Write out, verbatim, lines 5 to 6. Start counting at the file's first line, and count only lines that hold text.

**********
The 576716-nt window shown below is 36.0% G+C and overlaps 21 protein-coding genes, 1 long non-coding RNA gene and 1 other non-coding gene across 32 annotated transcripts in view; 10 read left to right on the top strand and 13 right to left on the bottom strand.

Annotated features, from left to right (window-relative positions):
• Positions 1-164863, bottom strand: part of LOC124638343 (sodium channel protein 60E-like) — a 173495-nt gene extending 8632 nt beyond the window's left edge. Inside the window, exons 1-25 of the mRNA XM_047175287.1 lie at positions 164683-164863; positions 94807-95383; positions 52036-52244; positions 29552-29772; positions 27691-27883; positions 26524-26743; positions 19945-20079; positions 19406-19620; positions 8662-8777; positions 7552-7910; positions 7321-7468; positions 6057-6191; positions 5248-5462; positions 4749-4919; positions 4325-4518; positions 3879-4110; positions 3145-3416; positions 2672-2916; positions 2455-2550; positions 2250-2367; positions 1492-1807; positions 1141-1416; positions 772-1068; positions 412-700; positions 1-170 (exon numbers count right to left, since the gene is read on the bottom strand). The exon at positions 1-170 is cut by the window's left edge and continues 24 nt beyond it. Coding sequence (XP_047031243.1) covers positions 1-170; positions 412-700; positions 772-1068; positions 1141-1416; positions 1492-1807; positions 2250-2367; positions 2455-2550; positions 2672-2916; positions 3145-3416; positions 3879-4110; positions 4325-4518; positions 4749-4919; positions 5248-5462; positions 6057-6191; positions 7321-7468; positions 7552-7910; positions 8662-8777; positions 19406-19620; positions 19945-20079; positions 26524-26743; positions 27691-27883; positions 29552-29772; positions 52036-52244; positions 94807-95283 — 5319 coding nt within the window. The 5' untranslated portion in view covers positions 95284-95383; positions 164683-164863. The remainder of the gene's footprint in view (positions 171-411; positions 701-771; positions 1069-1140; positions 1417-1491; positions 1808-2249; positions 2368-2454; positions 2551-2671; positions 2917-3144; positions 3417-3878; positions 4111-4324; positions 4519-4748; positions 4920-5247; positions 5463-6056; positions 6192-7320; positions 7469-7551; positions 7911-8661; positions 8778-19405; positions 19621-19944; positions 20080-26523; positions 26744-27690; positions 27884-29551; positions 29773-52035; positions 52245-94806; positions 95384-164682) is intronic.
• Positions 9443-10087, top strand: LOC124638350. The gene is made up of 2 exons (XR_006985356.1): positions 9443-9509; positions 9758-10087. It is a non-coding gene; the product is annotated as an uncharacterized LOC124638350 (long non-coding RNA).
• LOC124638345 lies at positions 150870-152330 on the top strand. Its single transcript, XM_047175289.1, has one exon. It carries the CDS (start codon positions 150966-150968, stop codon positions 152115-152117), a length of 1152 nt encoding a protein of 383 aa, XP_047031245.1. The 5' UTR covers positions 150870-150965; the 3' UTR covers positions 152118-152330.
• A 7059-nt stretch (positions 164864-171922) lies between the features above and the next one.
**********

• LOC124638345 lies at positions 150870-152330 on the top strand. Its single transcript, XM_047175289.1, has one exon. It carries the CDS (start codon positions 150966-150968, stop codon positions 152115-152117), a length of 1152 nt encoding a protein of 383 aa, XP_047031245.1. The 5' UTR covers positions 150870-150965; the 3' UTR covers positions 152118-152330.
• A 7059-nt stretch (positions 164864-171922) lies between the features above and the next one.